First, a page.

Let me confess, straight off, that this post is personal for me. I have, you see, been a church musician longer than I have been a journalist -- dating back to singing soprano in a classical boys choir. In college I was blessed to sing under the great Anglican choirmaster Robert H. Young (yes, at Baylor University) in his classical touring choir and I missed only two rehearsals in six years of undergraduate and graduate work. There is no way to express what sacred choral music means to me.
Thus, I know first hand the tensions that exist between the standards of classical performance and the singing done by normal church sanctuary choirs. I have known my share of elite choir snobs. At one point I was an elite choir snob.
So I read with great interest the New York Times piece on the recent death of the great organist and choirmaster John Scott, an Anglican who most recently was director of music at St. Thomas Episcopal Church on Fifth Avenue in New York City.
The article -- as it should -- emphasized his achievements as a performing artist on both sides of the Atlantic. He had just returned from recitals in Europe and was poised to begin the second leg of that tour. His second wife is expecting their first child in a few weeks. There is much to report about his life and career:
Mr. Scott played at the Boston Early Music Festival in June. His last American appearance was a Bach recital at St. Thomas on June 20.
He was perhaps best known to New York audiences for his performances with the St. Thomas Choir of Men and Boys, which he trained meticulously and directed passionately in concert. His annual performances of Handel’s “Messiah” with the choir and the period-instrument band Concert Royal were invariably regarded as among the finest in the city.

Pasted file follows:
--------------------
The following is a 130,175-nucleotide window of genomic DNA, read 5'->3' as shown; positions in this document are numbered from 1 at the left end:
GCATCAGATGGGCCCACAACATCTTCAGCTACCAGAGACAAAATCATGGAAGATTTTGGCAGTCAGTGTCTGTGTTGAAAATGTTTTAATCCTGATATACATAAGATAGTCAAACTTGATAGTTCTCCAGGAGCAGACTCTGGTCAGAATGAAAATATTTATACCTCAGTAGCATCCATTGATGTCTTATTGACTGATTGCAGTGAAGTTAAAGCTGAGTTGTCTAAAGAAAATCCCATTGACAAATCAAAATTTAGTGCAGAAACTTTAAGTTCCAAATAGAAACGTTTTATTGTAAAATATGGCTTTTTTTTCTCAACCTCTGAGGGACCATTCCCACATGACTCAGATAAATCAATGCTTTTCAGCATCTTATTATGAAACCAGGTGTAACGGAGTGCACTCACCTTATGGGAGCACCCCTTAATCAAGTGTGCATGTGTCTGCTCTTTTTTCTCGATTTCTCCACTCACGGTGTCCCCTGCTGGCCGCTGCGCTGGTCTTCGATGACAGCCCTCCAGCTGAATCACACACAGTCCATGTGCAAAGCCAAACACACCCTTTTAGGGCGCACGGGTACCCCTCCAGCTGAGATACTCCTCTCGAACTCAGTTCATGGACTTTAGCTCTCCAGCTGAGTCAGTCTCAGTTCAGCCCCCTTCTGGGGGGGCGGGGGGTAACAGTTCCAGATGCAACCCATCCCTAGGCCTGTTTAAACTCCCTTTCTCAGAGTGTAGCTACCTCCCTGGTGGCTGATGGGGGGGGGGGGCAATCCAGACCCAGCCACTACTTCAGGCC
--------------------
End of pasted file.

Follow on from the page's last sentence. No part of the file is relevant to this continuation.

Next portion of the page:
And then this:
He spent 26 years at St. Paul’s Cathedral in London, rising from assistant organist and sub-organist to organist and director of music in 1990. He remained in that position until he left for New York in 2004, motivated partly by a desire among some in the cathedral clergy to move in different, nontraditional musical directions, according to Larry Trupiano, who worked closely with Mr. Scott as curator of organs at St. Thomas.
“No one retires from St. Paul’s Cathedral,” Mr. Trupiano quoted Mr. Scott as saying, suggesting that he felt his hand had been forced, whether intentionally or not. Mr. Trupiano added, “It was our luck that he became available.”
What is missing from this picture of a man and his life's work?
Let me state it this way: When the Times said that his "last American appearance was a Bach recital at St. Thomas on June 20" does that include his work in, well, church services?
Just asking. After all, Scott was, first and foremost, a church musician. To be blunt, the Times article suggests that his real life was in classical performance and, oh yeah, there were those day jobs helping lead worship services in church sanctuaries.
I kept reading, waiting for some reference to this part of Scott's life and work.
Finally, at -- literally -- the very end there was this:
For all his success, prominence and acclaim, he cut a modest, almost self-effacing figure in public. ...
He was also a consummate church musician, the Rev. Canon Carl F. Turner, the rector at St. Thomas, an Episcopal church, said at a requiem service for Mr. Scott on Thursday. “The glory he wanted was the glory of God.”
Yes, that was important. Thank you.